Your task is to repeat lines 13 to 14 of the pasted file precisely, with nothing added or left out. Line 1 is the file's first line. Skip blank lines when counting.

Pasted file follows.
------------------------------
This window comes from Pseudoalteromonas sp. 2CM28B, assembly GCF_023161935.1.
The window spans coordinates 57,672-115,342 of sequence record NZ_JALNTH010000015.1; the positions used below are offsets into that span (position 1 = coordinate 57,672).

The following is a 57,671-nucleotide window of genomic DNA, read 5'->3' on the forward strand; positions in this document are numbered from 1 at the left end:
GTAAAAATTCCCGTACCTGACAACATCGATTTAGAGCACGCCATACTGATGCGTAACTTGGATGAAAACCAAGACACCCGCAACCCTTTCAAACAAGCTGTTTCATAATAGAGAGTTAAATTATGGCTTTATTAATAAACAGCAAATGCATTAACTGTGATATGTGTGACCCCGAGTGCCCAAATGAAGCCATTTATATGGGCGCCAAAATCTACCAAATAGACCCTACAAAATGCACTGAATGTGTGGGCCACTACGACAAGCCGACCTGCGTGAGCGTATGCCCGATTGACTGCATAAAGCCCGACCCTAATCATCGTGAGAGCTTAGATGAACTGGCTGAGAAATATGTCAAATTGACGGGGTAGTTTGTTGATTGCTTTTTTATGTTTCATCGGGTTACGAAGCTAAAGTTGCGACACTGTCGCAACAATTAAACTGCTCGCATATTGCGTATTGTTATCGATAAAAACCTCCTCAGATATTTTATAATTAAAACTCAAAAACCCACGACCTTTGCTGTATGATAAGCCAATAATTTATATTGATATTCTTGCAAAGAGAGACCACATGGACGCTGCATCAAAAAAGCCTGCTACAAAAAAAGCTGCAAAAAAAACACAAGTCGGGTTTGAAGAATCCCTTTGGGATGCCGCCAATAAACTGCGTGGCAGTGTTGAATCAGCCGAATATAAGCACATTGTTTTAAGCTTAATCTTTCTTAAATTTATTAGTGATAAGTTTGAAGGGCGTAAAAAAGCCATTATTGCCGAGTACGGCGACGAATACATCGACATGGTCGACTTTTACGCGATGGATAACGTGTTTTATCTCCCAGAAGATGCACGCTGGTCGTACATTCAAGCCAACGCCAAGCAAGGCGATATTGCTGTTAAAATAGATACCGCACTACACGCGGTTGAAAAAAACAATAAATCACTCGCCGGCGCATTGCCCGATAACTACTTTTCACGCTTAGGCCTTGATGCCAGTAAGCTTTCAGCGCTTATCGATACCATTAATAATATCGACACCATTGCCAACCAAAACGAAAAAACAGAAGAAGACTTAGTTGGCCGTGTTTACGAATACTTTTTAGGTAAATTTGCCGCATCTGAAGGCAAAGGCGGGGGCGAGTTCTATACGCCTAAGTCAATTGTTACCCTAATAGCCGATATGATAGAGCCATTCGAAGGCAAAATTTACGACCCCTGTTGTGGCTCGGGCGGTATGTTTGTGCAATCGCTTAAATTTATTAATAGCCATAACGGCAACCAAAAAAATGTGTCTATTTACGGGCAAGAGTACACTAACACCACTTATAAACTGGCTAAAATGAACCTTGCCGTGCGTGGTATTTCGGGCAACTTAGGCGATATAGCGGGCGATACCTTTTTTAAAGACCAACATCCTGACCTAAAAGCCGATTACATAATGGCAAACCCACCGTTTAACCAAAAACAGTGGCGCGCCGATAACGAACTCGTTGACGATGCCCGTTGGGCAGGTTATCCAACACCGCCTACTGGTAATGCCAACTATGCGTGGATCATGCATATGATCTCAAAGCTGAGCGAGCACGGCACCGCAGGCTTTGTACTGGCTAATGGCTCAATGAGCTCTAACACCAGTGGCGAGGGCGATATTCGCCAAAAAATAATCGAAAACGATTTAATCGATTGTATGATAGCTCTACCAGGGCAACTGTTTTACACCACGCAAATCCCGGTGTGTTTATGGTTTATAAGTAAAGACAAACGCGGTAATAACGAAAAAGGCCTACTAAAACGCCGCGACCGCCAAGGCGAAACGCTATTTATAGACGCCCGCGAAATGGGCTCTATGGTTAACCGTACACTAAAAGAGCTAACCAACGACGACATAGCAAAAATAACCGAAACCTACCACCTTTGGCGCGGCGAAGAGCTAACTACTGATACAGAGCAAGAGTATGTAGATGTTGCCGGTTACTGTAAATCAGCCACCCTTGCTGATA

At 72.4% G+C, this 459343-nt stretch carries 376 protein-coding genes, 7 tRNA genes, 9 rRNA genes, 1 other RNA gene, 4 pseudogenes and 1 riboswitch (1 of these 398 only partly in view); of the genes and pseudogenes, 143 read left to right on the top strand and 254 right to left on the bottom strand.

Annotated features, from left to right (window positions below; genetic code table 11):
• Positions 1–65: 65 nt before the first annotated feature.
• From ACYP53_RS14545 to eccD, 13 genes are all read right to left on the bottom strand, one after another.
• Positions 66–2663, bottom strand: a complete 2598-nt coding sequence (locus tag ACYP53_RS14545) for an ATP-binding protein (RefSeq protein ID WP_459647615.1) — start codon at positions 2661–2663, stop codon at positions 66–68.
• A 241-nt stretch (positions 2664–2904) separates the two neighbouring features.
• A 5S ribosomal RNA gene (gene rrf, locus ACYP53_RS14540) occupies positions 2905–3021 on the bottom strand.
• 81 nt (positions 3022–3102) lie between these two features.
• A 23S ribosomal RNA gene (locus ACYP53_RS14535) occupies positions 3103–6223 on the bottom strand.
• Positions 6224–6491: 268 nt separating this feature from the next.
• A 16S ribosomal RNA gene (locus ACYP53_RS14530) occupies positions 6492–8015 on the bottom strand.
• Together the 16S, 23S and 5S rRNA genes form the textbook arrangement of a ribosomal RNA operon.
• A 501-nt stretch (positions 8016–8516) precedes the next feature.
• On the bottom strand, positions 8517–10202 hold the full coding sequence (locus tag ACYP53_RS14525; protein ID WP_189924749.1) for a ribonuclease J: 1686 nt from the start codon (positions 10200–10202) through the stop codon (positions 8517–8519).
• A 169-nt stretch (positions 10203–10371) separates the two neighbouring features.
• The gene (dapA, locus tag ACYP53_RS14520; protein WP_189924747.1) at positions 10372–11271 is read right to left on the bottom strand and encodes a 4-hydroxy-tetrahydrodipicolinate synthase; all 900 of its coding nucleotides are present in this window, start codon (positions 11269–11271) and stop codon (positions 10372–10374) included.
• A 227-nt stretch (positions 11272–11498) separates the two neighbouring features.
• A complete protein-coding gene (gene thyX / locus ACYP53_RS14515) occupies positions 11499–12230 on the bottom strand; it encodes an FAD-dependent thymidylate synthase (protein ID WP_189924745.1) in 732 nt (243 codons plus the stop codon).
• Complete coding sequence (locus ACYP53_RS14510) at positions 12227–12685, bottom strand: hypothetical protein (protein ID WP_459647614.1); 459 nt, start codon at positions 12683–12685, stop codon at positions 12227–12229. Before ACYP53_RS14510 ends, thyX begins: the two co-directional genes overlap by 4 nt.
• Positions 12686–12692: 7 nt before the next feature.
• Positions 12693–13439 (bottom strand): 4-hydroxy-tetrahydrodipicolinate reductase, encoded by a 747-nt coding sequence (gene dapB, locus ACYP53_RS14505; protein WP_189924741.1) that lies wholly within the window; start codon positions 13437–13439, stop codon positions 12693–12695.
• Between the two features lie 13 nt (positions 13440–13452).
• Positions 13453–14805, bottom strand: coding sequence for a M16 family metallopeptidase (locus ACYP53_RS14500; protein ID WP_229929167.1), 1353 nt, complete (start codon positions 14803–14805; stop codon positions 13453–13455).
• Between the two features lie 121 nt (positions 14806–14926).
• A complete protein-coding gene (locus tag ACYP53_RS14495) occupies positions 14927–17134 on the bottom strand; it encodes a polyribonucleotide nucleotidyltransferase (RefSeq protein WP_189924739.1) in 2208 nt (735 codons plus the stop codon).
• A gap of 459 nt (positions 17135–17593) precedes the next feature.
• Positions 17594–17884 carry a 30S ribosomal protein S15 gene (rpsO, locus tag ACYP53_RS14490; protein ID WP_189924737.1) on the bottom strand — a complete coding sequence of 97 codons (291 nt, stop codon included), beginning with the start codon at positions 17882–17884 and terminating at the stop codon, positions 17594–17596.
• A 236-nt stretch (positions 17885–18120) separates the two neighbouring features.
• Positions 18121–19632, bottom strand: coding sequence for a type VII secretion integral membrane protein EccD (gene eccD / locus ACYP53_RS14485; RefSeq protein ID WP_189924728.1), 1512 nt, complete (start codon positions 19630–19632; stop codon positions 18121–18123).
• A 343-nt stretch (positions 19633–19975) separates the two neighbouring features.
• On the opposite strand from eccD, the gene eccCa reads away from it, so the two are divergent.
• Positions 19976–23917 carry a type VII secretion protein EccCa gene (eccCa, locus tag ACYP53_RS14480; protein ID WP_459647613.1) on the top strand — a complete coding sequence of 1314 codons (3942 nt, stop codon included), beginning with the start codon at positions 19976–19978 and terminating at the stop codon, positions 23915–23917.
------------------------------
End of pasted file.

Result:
• A 23S ribosomal RNA gene (locus ACYP53_RS14535) occupies positions 3103–6223 on the bottom strand.
• Positions 6224–6491: 268 nt separating this feature from the next.